> startup restrict;

The database can be placed in a state where only the sys and system users can query the database without stopping the database and performing a subsequent startup restrict. The activities of other users continue until they become inactive. This can be performed using the quiesce option of alter session when the Database Resource Manager option has been set up.

> alter system quiesce restrict;
> alter system unquiesce;

Forcing a Startup

Over time, you will run into situations where Oracle has not shutdown properly and you are unable to restart it. In these rare instances, you will need to use the force option of the startup command. This will first perform a “shutdown abort” that forces the database to shutdown (see the next section for more information on this) followed by a database startup.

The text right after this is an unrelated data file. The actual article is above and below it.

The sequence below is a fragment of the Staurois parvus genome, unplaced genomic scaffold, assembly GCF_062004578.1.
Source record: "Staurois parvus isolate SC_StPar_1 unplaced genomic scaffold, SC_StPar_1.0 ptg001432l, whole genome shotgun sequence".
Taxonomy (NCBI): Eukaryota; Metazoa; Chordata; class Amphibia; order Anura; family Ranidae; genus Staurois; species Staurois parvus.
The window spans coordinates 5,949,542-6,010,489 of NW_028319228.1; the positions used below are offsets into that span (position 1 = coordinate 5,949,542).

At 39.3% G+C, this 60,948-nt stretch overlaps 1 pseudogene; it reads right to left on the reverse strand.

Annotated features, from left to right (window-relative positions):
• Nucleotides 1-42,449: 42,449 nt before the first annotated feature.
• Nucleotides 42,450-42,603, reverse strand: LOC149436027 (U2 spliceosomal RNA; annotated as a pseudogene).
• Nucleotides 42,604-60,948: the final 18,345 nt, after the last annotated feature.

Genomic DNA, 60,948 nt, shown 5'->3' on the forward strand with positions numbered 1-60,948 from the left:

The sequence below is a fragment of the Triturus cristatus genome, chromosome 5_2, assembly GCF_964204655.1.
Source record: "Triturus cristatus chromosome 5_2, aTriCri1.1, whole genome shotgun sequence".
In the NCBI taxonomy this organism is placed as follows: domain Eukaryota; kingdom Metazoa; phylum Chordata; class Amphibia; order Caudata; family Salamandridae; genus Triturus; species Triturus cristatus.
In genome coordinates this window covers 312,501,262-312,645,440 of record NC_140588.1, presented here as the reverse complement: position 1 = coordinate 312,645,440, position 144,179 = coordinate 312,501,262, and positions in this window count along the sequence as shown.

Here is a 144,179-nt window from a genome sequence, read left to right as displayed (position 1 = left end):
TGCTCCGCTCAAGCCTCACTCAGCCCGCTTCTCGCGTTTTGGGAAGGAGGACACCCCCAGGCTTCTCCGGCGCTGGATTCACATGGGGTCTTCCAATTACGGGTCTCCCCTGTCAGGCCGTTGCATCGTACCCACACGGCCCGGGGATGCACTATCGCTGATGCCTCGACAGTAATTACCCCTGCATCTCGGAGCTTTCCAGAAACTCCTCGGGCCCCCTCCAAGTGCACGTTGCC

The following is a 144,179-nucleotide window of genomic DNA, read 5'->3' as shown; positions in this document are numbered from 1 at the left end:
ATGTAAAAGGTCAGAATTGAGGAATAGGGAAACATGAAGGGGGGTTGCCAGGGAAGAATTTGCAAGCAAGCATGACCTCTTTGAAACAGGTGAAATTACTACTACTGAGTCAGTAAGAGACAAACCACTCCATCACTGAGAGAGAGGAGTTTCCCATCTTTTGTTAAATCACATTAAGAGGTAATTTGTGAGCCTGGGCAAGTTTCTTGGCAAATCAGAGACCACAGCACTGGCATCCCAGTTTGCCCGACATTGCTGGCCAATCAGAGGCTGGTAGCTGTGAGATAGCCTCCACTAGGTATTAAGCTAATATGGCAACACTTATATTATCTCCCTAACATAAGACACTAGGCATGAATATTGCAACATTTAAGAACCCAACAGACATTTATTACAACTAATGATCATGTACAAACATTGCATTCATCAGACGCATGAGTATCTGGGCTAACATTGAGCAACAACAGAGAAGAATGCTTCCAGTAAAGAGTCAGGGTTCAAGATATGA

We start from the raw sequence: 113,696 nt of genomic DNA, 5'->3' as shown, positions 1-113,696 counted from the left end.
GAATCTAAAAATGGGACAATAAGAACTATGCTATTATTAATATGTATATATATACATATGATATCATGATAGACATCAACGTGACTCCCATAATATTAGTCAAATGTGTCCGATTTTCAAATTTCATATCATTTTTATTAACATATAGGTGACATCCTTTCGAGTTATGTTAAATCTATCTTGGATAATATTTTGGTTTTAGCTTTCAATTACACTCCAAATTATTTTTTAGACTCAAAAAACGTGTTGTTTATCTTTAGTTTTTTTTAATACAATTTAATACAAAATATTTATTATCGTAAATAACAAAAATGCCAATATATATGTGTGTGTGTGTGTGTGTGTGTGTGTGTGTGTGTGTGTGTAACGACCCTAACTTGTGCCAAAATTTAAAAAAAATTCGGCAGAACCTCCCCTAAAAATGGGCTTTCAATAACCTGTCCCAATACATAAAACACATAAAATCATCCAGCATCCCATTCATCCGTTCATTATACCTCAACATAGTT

> startup force

Database and Instance Shutdown

When shutting down an instance, perform these steps, which are reverse from those you just saw when opening a database:

  1. Close the database, including the data files and redo logs, so that it is no longer usable for normal tasks.

  2. Unmount the database from the instance so that only the instance memory structures and background tasks are left running without a database associated with them.

  3. Shut down the instance to close the control files.

In order to shut down a database, four different approaches can be used: Shutdown Normal, Immediate, Transactional, and Abort.

  • Normal is, in a sense, the “perfect” way to shut down, since this approach will wait for all users to disconnect from the database and all transactions to complete before the shutdown occurs. Once this command has been issued, new users are not allowed into the system. This can be impractical in cases where users remain on the system for long periods of time.

    > shutdown normal;